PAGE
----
Wine review – Joseph Perrier, Wolf Blass and Taylors

Joseph Perrier Cuvee Royale NV Brut Champagne $47.49–$49.99
This Dan Murphy import first arrived in Canberra in the mid 1970s, imported by local wine merchants, Farmer Bros (RIP). In the late 1980s Joseph Perrier NV sweetened the meeting of a Canberra Times Sunday editor with her soon-to-be husband. The couple toasted their wedding with it in 1989, and celebrated their twenty-fifth anniversary with it this month. It was the first real Champagne I tasted (in 1976). And even now, decades after my last commercial attachment with the brand, I rate Joseph Perrier as one of the gentlest, loveliest and best vale of non-vintages on the market. The price hasn’t moved in five years.

Wolf Blass Yellow Label South Australia Chardonnay 2013 $12.35–$12.99
Wolf Blass Yellow Label range occupies the middle turf of the brand’s three colour coded segments – red label for generic blends, yellow label for varietals (chardonnay in this instance) and gold label for regional-varietal matches (for example, Barossa shiraz, Adelaide Hills chardonnay). For these big blends, the company draws fruit widely to achieve an acceptable quality to price ratio. Yellow Label chardonnay sits in the high bronze to silver medal standard as it presents pure melon and peach varietal flavour of great freshness, with a smooth texture and dry, clean finish. Grapes come form Padthaway, McLaren Vale, Coonawarra and the Adelaide Hills.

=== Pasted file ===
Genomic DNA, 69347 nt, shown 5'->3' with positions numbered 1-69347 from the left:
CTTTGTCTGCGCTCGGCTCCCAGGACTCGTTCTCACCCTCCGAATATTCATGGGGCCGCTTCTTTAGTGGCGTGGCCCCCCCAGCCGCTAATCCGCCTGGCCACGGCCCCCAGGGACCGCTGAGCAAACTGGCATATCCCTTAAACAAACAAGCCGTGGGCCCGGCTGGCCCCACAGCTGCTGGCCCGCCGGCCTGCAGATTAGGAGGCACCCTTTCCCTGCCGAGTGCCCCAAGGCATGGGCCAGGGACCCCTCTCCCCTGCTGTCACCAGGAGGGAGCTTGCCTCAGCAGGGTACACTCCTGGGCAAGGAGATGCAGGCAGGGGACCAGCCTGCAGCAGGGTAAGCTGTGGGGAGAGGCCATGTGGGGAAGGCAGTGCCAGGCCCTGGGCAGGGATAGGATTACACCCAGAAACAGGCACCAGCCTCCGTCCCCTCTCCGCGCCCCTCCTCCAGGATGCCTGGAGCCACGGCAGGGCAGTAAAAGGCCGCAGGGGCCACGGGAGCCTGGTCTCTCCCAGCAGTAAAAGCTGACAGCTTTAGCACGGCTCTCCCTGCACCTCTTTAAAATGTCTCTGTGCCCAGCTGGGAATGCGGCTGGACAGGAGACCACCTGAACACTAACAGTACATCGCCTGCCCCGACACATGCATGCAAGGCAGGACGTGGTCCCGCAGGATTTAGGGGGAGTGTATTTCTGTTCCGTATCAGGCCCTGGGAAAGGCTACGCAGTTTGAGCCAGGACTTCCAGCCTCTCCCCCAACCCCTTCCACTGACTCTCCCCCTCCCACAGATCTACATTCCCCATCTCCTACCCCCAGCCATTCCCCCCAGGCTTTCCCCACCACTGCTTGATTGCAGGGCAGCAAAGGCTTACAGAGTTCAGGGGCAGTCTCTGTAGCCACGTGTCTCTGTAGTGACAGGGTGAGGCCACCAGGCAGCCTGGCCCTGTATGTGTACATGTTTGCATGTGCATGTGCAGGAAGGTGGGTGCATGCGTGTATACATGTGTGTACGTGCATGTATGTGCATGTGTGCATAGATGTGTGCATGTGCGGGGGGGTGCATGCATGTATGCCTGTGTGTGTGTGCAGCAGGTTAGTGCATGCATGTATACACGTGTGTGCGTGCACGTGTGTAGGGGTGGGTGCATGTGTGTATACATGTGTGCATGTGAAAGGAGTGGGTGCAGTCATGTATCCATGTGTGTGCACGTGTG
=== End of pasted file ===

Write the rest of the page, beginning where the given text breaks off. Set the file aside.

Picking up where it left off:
Taylors Clare Valley Shiraz 2013 $13–$19
You can pay $19 for Taylors Shiraz. But as a perennial consumer favourite, its price regularly gets the chop from retailers. As I write, it’s on offer for as little as $13. The 2013 provides particularly rich, gutsy drinking. The ripe, sweet aroma – reminiscent of black cherries – leads to a big, juicy palate. While the initial impression is of endless fruit, waves of firm, rustic tannins soon ripple through giving the wine a dry, gripping finish. Mitchell Taylor attributes the flavour intensity to growing-season weather. “This was one of the driest growing season in around 150 years”, he said.

Copyright © Chris Shanahan 2014
First published 18 May 2014 in the Canberra Times